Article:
It's time for boards of directors and CEOs to seriously examine their governance practices—before an angry crowd of citizens calls for their heads
Jan. 21 marks the 216th anniversary of France's King Louis XVI being guillotined for, in effect, being a lousy chief executive officer. If Louis' modern-day, private-sector counterparts don't quickly change their "let them eat cake" ways, many will share the same fate—figuratively, if not literally. Do I hear the echo of Howard Beal's cry from Network, "I'm mad as hell, and I'm not going to take it anymore?" Or the sound of scaffold-building on Chambers Street?
Roiling markets, diminished returns, foreclosed neighborhoods, TARP bailouts, greedy grafters, careers lost, and leaders tottering in the dangerous dance of debts, defaults, and delistings, have all put Wall Street and Main Street on edge. Tone-deaf CEOs flew their private jets to plead for bailouts while millions of retirement savings died, along with fabled firms, after Sept. 15.
Greed has taken trust hostage. Shareholders and consumers have lost money and a legacy of believing their leaders protected them. Or cared at all.
How to Restore Trust
Our firm just completed a series of compelling conversations with some two dozen leading CEOs and board members from a range of Fortune 150 companies to see if we can define a path back to confidence and credibility. With the lessons of conducting board audits for leading British companies since 2002 and more than three decades of shared experience working with U.S. CEOs and boards, we've shaped some principles, or new norms, for the "new" 2009 board of directors.
The leaders we talked to agreed that things have gotten out of hand and that business as usual is over. Shareholders, lawmakers, and regulators will demand accountability and reform, and boards of directors will be first in line for the next wave of reform and renewal.
Indeed, the swooning decline in confidence has been earned. And it sits squarely with CEOs and the boards that guide them, or are supposed to guide them. Board leaders will have to question how effective they really are in being stewards of trust and CEOs will have to become much more active in bringing new voices to the governance conversations.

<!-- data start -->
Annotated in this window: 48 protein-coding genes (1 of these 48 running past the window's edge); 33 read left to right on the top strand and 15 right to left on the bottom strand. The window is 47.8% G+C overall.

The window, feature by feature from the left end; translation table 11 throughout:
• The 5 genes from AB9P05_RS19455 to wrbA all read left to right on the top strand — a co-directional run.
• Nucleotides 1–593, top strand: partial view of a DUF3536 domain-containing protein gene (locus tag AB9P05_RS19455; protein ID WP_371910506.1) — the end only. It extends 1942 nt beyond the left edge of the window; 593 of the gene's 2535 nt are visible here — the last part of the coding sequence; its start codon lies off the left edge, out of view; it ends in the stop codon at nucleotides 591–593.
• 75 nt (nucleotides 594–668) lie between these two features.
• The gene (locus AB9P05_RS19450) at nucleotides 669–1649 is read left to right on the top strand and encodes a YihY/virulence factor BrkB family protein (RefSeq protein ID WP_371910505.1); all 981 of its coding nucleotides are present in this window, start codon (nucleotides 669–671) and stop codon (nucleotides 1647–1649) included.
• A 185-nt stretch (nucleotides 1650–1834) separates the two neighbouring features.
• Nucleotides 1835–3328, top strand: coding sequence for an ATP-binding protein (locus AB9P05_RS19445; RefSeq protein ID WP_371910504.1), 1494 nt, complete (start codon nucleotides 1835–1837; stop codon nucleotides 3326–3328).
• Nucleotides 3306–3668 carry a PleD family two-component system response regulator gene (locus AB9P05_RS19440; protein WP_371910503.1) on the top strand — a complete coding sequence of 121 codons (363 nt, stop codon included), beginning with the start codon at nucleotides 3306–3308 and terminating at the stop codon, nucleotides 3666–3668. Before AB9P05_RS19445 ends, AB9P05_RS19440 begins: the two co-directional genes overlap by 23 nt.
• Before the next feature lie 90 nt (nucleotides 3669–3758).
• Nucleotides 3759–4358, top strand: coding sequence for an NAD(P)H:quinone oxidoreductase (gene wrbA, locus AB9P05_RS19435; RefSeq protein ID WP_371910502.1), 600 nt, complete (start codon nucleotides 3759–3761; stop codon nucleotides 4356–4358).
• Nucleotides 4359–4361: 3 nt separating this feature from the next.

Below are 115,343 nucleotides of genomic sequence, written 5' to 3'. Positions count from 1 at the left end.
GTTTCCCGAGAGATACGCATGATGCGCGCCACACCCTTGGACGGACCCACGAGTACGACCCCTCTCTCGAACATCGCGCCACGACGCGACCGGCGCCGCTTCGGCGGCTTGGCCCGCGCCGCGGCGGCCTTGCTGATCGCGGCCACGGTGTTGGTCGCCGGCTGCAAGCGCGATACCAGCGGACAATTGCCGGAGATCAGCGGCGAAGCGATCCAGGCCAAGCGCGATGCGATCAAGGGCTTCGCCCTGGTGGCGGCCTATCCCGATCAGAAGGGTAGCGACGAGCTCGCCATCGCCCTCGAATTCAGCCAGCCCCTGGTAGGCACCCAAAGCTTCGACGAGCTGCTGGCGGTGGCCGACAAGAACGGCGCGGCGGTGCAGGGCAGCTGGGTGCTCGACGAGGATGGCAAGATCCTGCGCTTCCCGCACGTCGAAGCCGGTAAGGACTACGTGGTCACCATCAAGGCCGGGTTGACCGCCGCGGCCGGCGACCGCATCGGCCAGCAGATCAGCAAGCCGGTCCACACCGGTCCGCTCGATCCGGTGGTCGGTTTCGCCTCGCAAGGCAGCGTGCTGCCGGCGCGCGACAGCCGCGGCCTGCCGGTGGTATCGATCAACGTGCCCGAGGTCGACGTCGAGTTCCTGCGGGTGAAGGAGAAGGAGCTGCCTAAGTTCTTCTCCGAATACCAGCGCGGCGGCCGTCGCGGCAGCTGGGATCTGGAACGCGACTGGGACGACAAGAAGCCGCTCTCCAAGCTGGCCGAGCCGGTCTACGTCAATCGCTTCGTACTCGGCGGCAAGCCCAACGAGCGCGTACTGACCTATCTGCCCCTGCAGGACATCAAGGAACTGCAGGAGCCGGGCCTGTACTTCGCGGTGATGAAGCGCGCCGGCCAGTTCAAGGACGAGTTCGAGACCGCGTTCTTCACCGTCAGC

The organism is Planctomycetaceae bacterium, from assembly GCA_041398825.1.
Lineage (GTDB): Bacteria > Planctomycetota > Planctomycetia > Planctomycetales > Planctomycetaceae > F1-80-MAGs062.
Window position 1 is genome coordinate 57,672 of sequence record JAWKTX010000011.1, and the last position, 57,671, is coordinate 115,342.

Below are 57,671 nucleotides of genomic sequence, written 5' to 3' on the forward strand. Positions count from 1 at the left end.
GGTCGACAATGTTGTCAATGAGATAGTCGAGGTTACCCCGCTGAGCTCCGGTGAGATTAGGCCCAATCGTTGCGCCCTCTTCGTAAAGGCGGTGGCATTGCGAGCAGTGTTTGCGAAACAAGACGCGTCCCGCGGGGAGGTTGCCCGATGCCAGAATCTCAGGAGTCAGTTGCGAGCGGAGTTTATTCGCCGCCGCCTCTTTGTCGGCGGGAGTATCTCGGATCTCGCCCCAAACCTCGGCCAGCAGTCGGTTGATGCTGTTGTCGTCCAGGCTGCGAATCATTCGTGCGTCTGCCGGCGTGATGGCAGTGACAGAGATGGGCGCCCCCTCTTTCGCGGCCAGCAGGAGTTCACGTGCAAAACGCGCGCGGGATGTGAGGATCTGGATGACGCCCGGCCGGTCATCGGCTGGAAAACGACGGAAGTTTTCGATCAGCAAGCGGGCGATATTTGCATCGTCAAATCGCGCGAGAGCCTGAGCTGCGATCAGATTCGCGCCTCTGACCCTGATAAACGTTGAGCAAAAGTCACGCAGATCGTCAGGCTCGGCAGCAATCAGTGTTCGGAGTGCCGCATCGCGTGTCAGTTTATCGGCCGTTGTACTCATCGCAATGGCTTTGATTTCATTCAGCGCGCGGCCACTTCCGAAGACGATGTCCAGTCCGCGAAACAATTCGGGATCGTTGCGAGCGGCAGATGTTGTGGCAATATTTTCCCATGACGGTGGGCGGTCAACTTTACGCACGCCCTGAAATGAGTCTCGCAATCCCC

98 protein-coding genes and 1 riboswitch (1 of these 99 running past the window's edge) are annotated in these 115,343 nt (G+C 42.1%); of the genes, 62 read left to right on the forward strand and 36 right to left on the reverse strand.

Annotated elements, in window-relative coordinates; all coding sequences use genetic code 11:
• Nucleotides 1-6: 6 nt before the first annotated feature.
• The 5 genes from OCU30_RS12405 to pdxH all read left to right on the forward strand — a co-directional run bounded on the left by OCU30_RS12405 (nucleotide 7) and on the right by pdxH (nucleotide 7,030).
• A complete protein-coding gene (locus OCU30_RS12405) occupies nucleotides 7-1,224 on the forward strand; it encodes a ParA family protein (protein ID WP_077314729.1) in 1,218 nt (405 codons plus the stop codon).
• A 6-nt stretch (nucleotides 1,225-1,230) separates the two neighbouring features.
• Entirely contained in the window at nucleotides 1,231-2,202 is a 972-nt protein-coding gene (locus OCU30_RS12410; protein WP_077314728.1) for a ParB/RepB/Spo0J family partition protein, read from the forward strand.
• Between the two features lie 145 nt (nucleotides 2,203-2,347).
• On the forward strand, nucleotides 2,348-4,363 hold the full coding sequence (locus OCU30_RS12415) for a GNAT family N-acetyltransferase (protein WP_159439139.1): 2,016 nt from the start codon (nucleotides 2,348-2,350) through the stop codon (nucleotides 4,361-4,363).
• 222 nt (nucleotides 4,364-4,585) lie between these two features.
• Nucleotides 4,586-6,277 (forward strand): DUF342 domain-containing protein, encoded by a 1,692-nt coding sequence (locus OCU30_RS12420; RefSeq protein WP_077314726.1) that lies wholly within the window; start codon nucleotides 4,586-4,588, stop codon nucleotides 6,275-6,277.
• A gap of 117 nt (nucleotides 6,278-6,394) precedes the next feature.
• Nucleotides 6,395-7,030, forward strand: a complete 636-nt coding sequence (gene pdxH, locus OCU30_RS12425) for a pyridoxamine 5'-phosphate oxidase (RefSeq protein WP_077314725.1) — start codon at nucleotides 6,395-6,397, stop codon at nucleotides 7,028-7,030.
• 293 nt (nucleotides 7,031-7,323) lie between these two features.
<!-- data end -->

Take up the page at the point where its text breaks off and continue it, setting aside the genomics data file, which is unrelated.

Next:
Tough Talk for CEOs
This will demand tough, grown-up work, for boards will have to act with courage and clarity to reform old practices and toss out some cherished beliefs. For example, among the board members we spoke to, CEO evaluation existed in name only. Not one of the boards conducted a rigorous evaluation. Even those who seemed to speak with pride about their process were appallingly deficient. All deemed it sufficient to seek data only from the CEO's management team.
Who in their right mind would give really critical feedback to a board member about their boss? Whatever happened to gathering scientifically valid data from a random sample of employees at all levels—anonymously compiled, of course?
Boards Will Have to Work Harder
Both board members and senior managers complain that they are short of time, attention, and energy. They complain about the time reforms like Sarbanes-Oxley require. Many members report they spend all their time on reporting rather than thinking about the core business, talent depth, and the profound changes and fault lines in the larger economy. The average number of board meetings has inched up from 7 a year in 1998 to 8.7 in 2008.
CEOs and board members admitted to us that instead of harnessing and leveraging the intellectual power and experience of their board, directors often morph into compliance officers and accountants.
And as firms flounder, board members quit. It's harder than ever to recruit smart and seasoned players who are willing to live in the glass house of governance. Boards rely less on former CEOs, and now have to spend more time and money seducing candidates.
In the New Economy, leaders and board members will have to spend more time, not less, to insure that they are a high-functioning group, and not a bunch of pals and partners, and dare we say, there may even be a trend toward splitting the roles of CEO and Board Chair, as has been mandated by Britain's 2002 Combined Code. The latest research by a leading search firm confirms that "S&P boards [are slowly moving] toward separate chair and CEO roles." Sixty-one percent still have a combined role, but that is down from 84% in 1998.
Expect More Regulation
In addition to external, unbiased CEO evaluations, we also expect the emergence of external board reviews to provide systematic, in-depth report cards on board functioning and compliance.
Shareholders are getting tougher, becoming better informed and more persistent in their demands for results. It would be a surprise if President Obama's choice for Securities & Exchange Commission Chairman, Mary Schapiro, won't ratchet up regulation and the SEC's oversight of markets and board reform. The Madoff scandal and the sudden demise of legendary firms should trigger tougher rules and more persistent involvement by the government into what have been polite provinces of privilege.
It will take courage and leadership for companies to take stock of how their boards really work, and to accept that the medicine of reform is better than the illness. We'd bet the smart ones will take on the challenge of building better boards and framing new expectations for how they perform in the public interest before they are forced by others to do it.
This is a call to action for our best leaders to step up to another level of engagement, accountability, and transparency. There may still be time, but I'm quite certain I hear hammering in the background.